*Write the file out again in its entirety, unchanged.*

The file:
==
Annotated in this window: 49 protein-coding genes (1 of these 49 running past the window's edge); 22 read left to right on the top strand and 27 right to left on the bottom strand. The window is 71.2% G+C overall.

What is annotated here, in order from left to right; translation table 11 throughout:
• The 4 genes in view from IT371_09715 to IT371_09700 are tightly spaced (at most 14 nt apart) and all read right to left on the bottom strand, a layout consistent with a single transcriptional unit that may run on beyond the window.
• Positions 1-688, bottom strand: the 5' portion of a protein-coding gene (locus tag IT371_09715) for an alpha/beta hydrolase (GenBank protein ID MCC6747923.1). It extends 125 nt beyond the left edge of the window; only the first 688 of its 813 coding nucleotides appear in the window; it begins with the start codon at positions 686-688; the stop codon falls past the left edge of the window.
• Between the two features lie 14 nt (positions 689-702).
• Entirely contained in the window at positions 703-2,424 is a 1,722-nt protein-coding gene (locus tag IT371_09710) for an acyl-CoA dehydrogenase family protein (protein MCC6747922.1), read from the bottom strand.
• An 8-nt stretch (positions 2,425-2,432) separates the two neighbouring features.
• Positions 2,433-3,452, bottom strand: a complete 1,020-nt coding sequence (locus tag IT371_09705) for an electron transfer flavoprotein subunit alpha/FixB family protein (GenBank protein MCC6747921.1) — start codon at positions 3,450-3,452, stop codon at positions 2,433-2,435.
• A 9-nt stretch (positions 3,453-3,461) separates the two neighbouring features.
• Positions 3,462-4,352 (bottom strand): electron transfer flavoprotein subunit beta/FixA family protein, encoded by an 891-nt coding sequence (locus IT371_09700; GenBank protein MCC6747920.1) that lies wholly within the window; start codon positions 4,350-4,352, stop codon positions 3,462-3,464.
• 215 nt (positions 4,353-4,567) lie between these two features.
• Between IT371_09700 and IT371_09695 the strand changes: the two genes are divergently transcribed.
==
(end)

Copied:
Annotated in this window: 49 protein-coding genes (1 of these 49 running past the window's edge); 22 read left to right on the top strand and 27 right to left on the bottom strand. The window is 71.2% G+C overall.

What is annotated here, in order from left to right; translation table 11 throughout:
• The 4 genes in view from IT371_09715 to IT371_09700 are tightly spaced (at most 14 nt apart) and all read right to left on the bottom strand, a layout consistent with a single transcriptional unit that may run on beyond the window.
• Positions 1-688, bottom strand: the 5' portion of a protein-coding gene (locus tag IT371_09715) for an alpha/beta hydrolase (GenBank protein ID MCC6747923.1). It extends 125 nt beyond the left edge of the window; only the first 688 of its 813 coding nucleotides appear in the window; it begins with the start codon at positions 686-688; the stop codon falls past the left edge of the window.
• Between the two features lie 14 nt (positions 689-702).
• Entirely contained in the window at positions 703-2,424 is a 1,722-nt protein-coding gene (locus tag IT371_09710) for an acyl-CoA dehydrogenase family protein (protein MCC6747922.1), read from the bottom strand.
• An 8-nt stretch (positions 2,425-2,432) separates the two neighbouring features.
• Positions 2,433-3,452, bottom strand: a complete 1,020-nt coding sequence (locus tag IT371_09705) for an electron transfer flavoprotein subunit alpha/FixB family protein (GenBank protein MCC6747921.1) — start codon at positions 3,450-3,452, stop codon at positions 2,433-2,435.
• A 9-nt stretch (positions 3,453-3,461) separates the two neighbouring features.
• Positions 3,462-4,352 (bottom strand): electron transfer flavoprotein subunit beta/FixA family protein, encoded by an 891-nt coding sequence (locus IT371_09700; GenBank protein MCC6747920.1) that lies wholly within the window; start codon positions 4,350-4,352, stop codon positions 3,462-3,464.
• 215 nt (positions 4,353-4,567) lie between these two features.
• Between IT371_09700 and IT371_09695 the strand changes: the two genes are divergently transcribed.